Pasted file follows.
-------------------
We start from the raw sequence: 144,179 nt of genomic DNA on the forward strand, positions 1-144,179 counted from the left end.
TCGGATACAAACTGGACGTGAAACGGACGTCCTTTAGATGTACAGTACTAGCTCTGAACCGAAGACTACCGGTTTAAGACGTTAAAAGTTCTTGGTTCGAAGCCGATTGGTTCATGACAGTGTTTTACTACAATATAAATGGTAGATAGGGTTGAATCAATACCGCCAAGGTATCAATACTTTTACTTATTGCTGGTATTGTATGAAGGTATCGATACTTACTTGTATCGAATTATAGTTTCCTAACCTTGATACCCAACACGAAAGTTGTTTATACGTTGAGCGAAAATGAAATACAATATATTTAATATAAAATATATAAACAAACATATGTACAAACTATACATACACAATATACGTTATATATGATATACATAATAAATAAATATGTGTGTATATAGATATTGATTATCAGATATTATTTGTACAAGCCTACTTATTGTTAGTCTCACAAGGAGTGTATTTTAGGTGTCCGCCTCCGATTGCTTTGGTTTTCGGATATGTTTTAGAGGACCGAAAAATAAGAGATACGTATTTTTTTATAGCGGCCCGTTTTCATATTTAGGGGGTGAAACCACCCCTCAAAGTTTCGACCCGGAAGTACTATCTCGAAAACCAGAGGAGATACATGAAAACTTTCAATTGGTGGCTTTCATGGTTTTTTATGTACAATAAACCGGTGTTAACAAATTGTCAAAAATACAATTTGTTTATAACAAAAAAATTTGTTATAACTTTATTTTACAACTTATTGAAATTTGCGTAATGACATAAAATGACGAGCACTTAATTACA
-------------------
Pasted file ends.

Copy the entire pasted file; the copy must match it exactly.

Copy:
We start from the raw sequence: 144,179 nt of genomic DNA on the forward strand, positions 1-144,179 counted from the left end.
TCGGATACAAACTGGACGTGAAACGGACGTCCTTTAGATGTACAGTACTAGCTCTGAACCGAAGACTACCGGTTTAAGACGTTAAAAGTTCTTGGTTCGAAGCCGATTGGTTCATGACAGTGTTTTACTACAATATAAATGGTAGATAGGGTTGAATCAATACCGCCAAGGTATCAATACTTTTACTTATTGCTGGTATTGTATGAAGGTATCGATACTTACTTGTATCGAATTATAGTTTCCTAACCTTGATACCCAACACGAAAGTTGTTTATACGTTGAGCGAAAATGAAATACAATATATTTAATATAAAATATATAAACAAACATATGTACAAACTATACATACACAATATACGTTATATATGATATACATAATAAATAAATATGTGTGTATATAGATATTGATTATCAGATATTATTTGTACAAGCCTACTTATTGTTAGTCTCACAAGGAGTGTATTTTAGGTGTCCGCCTCCGATTGCTTTGGTTTTCGGATATGTTTTAGAGGACCGAAAAATAAGAGATACGTATTTTTTTATAGCGGCCCGTTTTCATATTTAGGGGGTGAAACCACCCCTCAAAGTTTCGACCCGGAAGTACTATCTCGAAAACCAGAGGAGATACATGAAAACTTTCAATTGGTGGCTTTCATGGTTTTTTATGTACAATAAACCGGTGTTAACAAATTGTCAAAAATACAATTTGTTTATAACAAAAAAATTTGTTATAACTTTATTTTACAACTTATTGAAATTTGCGTAATGACATAAAATGACGAGCACTTAATTACA